5. That I don't much care what other people think. There are many ways to be involved in a public conversation: what I now lack in depth of involvement in politics, I gain in breadth of ways to cover what interests me. A few months ago I wrote about domestic violence for Red magazine, and a reader wrote in to say it had given her the courage to stay away from her violent partner. I can't remember much I wrote as a political editor that had a direct and practical impact on people's lives.
6. That I wouldn't go back: not for double or triple the salary, and regardless of what happens next. And that for once, I'm genuinely looking forward to the year to come.


  1. Gaby

    I re-read your original article:
    ...and your blog entry tonight is also so thought-provoking. Good on you.

    Jim Riley
    Twitter: @tutor2u

  2. so much of this resonates with me - from another who has left the previous shore never to return and enjoying charting new waters! At the risk of sounding like I am talking in cliches, life changes and it is sometimes refreshing to embrace that change and see where it takes you.

  3. This is the first time I've read your blog. I wish I'd done it earlier. Three weeks ago I handed in my notice to end a corporate contract writing e-learning courses for the oil industry. I hate it and I've just had a book published in Australia so I took the plunge and quit so that I can write book two and do a few hours of teaching to keep me sane.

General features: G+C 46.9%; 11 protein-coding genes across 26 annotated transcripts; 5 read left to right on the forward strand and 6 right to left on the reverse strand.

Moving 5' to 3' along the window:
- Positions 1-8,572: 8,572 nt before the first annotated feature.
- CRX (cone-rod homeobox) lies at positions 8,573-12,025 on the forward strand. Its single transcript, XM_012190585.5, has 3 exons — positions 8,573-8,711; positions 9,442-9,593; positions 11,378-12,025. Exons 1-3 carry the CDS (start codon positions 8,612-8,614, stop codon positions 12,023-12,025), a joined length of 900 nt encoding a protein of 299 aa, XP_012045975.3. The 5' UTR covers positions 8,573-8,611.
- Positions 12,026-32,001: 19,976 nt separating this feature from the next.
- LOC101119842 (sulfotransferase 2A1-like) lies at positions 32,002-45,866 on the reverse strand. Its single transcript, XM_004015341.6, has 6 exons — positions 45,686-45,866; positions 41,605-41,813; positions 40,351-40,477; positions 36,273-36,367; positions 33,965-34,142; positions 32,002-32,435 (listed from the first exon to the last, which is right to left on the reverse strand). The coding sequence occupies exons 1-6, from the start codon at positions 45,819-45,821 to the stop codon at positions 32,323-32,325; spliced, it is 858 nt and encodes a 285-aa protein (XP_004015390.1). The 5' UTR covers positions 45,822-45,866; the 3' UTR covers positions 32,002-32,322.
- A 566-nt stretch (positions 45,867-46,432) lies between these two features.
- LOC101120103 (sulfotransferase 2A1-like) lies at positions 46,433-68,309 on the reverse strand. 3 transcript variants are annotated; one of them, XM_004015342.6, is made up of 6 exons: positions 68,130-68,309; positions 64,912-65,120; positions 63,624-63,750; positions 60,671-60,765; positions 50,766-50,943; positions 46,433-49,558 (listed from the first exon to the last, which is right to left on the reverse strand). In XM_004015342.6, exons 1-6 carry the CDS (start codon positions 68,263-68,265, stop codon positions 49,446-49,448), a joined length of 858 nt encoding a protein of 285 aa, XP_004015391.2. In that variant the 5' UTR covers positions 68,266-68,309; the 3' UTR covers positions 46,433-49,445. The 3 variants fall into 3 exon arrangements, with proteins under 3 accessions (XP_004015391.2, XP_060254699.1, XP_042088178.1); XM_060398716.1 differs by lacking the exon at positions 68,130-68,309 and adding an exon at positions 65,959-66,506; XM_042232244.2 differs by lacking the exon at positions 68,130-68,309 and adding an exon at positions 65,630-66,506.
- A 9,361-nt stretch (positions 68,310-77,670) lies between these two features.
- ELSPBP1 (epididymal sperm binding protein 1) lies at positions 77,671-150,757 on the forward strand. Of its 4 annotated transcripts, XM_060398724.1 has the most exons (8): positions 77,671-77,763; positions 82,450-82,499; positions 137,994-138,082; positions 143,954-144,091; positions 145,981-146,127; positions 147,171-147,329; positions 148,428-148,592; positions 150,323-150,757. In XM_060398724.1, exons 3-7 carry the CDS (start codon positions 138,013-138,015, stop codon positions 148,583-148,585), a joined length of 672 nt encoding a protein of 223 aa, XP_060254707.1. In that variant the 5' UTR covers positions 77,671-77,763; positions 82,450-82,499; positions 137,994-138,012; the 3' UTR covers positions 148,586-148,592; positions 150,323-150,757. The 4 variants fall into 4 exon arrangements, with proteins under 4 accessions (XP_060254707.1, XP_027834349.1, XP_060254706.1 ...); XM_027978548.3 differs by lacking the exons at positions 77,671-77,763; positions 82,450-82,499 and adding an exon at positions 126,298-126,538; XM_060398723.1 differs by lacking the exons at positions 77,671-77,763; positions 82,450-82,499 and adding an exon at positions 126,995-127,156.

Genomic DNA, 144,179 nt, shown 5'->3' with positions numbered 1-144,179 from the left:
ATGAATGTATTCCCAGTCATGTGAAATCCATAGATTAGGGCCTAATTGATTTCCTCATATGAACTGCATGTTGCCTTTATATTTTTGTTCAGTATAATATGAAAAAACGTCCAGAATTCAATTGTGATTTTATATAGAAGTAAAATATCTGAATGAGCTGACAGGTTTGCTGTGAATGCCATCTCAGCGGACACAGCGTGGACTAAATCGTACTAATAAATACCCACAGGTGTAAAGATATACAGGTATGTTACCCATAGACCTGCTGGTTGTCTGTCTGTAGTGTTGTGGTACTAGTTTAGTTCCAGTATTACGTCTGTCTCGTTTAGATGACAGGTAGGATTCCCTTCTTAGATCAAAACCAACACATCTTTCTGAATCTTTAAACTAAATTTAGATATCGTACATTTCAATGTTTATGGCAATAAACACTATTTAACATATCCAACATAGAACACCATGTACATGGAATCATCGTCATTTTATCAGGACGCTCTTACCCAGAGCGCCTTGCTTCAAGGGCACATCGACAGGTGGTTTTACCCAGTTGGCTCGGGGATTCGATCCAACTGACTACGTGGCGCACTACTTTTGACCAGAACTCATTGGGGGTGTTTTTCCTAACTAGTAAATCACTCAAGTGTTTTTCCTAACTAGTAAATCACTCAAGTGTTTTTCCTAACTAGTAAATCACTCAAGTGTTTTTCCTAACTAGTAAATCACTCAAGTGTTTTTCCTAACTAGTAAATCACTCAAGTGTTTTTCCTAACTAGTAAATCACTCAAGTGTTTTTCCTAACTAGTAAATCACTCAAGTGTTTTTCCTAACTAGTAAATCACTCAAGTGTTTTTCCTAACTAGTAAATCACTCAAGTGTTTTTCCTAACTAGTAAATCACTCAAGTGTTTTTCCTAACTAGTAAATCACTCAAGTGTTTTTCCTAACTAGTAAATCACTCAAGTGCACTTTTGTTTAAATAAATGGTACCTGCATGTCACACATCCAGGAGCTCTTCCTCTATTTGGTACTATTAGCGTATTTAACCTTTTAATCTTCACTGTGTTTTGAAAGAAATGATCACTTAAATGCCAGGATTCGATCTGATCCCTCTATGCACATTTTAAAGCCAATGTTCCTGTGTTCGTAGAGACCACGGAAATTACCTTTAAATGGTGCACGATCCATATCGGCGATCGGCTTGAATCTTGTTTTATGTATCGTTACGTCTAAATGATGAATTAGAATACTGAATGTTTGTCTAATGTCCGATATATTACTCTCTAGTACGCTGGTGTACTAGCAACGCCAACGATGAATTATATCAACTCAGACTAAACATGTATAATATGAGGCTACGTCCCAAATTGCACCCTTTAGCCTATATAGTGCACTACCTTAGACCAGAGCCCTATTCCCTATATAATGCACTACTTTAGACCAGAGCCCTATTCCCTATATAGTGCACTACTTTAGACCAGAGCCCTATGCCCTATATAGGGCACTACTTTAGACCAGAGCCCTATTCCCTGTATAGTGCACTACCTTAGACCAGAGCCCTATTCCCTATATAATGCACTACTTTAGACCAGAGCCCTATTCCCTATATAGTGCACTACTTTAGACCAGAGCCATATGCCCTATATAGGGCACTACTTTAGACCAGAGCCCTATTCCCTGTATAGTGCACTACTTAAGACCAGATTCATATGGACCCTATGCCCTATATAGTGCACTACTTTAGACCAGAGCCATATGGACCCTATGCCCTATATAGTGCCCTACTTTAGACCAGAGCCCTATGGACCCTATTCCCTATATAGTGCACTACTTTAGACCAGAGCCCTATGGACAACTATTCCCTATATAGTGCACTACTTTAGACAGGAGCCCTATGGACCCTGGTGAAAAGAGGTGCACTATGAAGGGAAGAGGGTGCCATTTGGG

I'm probably going to be a little bit poorer for a while but sometimes you've just got to do what feel right..even if it doesn't make sense on paper.

    This is my last week of writing about flanges, pipelines and natural gas compositions....I hope.

  4. I left a well paid secure job last year because, despite its many advantages, it had started to make me unhappy. I do believe in regrets, so it gives me great pleasure to realise that while I often think "What am I going to do?" I have never once thought "Oh no, what have I done?". Your post is thought provoking and inspiring, all the more so for being honest.

  5. Gaby
    I have read every single one of your posts and look forward to each new one! Thanks for your wise words of wisdom and much luck in your continuing new career :-)